GD: Interesting choices! Who was the most influential figure in your theological development?
AR: Without doubt John Brew, a missionary with Baptist Missions in Peru. I first met John in July 2000 and he introduced me to Reformed literature. His book recommendations, wise counsel, and humble scholarship have moved and inspired me since.
GD: What would you say is the biggest challenge facing evangelicalism today?
AR: In Western Evangelicalism, an acceptance of the mediocrity of our experience of God. I know that there are manifold theological trends threatening to undermine issues as crucial as the atonement and the nature of evangelical identity - but at the grass roots level apathy seems to be the big killer. I think that most individual believers, and many churches, have a very poor sense of Christian history and revival, and perhaps have come to believe that the insipid, second-priority Christianity of our generation is the norm. We need a fresh outpouring of the Holy Spirit, a fresh fear of God, a heart stopping encounter with His majesty, glory and grace. I think we have made the seed-choking deceitfulness of riches, which Jesus described, into a lifestyle choice - and that is a tragedy.
GD: Very thought provoking and challenging answer. We certainly need a fresh outpouring of the Spirit upon the evangelical churches of our day. Now, what is the most helpful work of theology that you have read in the last twelve months? It is a must read because....
AR: O. Palmer Robertson’s Christ of the Covenants. While his style and content are fairly elementary, this book has clarified and illuminated so many issues for me. I was brought up in a dispensationalist background, and this book has helped me to articulate in theological language the Reformed convictions that I came to independently through my reading of Scripture. Mind you, Christopher J. Wright’s The Mission of God is currently proving a serious contender for that crown, but then again it would probably be cheating to mention two books!!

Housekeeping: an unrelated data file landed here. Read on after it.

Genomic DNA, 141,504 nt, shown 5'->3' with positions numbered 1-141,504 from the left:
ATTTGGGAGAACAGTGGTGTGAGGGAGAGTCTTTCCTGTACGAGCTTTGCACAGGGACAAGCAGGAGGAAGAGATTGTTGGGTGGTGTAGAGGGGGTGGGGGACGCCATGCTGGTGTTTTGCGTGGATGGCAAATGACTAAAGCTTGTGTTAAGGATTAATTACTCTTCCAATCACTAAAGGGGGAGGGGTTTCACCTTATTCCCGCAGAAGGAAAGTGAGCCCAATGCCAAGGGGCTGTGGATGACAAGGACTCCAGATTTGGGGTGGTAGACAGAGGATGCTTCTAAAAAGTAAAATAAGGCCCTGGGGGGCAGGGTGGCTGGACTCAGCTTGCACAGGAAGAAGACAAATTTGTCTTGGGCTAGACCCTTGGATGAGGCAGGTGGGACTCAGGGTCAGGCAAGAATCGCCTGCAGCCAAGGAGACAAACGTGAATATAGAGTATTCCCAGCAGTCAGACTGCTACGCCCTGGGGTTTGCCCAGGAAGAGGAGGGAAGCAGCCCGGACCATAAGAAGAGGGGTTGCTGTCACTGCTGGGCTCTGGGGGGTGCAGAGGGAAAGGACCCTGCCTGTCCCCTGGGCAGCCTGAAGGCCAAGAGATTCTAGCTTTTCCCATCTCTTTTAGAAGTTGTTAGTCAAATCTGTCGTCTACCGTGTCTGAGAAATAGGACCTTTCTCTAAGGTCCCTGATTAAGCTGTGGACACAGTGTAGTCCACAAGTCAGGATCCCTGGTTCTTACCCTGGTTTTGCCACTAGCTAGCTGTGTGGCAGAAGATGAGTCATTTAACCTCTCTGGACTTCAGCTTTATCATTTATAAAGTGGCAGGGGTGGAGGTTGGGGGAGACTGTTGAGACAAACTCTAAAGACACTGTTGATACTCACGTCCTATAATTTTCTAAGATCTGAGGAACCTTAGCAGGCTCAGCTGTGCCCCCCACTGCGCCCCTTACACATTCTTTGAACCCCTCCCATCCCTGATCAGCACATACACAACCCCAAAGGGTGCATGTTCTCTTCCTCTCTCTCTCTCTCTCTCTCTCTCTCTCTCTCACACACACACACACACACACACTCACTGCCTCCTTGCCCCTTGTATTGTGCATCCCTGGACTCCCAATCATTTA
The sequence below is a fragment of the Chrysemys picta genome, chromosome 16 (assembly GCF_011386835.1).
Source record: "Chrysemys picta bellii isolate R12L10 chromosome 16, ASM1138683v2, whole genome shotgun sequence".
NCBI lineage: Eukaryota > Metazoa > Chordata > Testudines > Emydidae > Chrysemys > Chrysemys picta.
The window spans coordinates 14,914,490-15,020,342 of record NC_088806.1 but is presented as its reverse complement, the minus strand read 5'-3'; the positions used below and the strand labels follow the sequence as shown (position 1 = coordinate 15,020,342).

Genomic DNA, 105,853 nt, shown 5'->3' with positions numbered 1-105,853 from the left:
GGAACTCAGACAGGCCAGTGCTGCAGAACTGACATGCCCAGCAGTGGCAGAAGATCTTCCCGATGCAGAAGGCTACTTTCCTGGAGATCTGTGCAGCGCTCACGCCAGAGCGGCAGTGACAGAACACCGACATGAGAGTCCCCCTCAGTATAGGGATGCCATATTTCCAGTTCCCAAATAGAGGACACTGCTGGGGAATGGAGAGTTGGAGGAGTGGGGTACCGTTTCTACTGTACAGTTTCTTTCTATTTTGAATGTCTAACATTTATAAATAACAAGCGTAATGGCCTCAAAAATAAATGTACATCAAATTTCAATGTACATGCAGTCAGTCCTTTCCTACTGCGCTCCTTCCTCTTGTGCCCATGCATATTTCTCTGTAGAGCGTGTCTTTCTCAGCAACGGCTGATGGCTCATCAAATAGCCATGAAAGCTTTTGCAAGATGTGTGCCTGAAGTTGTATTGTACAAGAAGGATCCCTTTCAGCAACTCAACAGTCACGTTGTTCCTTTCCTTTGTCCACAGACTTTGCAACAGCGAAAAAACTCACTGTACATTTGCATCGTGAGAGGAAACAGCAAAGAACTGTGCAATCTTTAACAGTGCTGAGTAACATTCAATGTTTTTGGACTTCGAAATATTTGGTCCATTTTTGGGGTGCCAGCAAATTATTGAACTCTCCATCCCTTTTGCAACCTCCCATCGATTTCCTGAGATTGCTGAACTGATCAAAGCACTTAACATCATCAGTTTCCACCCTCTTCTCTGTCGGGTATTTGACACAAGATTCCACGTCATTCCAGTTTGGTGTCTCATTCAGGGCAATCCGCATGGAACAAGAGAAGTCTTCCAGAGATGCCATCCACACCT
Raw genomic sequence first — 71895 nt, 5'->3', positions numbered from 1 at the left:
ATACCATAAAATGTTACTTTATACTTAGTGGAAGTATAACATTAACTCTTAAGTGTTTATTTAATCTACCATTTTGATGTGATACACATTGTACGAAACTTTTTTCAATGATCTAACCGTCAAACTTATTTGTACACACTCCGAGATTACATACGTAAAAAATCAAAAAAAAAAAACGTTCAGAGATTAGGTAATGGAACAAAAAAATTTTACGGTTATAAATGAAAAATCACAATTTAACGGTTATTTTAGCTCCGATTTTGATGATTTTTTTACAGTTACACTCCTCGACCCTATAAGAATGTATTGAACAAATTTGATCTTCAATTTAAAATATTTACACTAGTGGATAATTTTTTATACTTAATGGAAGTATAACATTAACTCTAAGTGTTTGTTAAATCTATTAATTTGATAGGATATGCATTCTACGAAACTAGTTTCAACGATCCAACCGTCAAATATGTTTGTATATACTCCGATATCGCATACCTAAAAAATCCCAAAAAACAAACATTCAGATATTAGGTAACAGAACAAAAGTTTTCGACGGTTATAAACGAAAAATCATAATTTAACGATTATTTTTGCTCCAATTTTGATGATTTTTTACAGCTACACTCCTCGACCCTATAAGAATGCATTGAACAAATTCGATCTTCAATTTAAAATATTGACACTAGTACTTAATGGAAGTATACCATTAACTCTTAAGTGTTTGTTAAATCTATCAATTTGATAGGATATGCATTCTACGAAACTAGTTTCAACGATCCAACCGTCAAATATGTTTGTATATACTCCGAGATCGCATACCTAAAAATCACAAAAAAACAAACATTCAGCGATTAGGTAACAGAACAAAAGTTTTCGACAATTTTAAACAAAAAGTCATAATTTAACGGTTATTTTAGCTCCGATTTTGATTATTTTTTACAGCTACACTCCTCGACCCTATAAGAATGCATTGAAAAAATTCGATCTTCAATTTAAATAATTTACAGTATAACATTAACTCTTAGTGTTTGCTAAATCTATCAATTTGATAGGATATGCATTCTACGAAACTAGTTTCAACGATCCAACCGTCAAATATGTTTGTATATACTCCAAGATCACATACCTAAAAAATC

GD: Yes it would! Lastly, which blogs do you enjoy reading most and why?
AR: My first ports of call when I go online are normally: Gary Brady’s ‘Heavenly Worldliness’ (interview Series 1 here) for its brilliant mixture of serious biographical/theological reflection and whimsical projects like the ‘Bloggy Man’ and ‘Favourite Puns’. Michael Jensen’s ‘Blogging Parson’ (interview Series 1 here) is also a challenging and intellectually stretching read. Geoff Thomas’ ‘Glog’ (interview Series 1 here) has been a firm favourite, although I wish he’d update a little more regularly. Your own ‘Exiled Preacher’ (trying to avoid any flattery) is superb. I enjoy your engagement with theological issues, as well as your sense of humour. Finally, I had developed a penchant for the musings of a certain theological monkey – David Sky (interview here) – but he was the victim of a horrific crushing incident (here) and hasn’t blogged in a while. I’m sure many other bloggers also mourn his demise.
GD: You are too kind. As you mentioned him, David Sky is slowly recovering from his dramatic accident. He's asked if I will do an interview for his blog, but I'm not sure, he can be a very cheeky monkey! Anyway, thanks for dropping by for this chat. It's been great talking to you.
Who will be next man to sit in the coveted "hot seat"? Has it always got to be a bloke? There are some female theobloggers out there, you know.

4 comments:

Gary Brady said...

Thanks for that Guy. And thanks andrew - clearly a man of taste. I ntoe you are an English grdaute - now it all makes sense!

Gary Brady said...

As yuo btho konw teh atcaul odre of teh lttrse is nto ipmorpant

Exiled Preacher said...

Have you spotted some archetypo Eixled Preachre mistakse?

Alan Davey said...

Tehy do say tghouh taht you hvae to get the frsit and lsat leertts in the rghit pacle for it to raelly wrok wlel.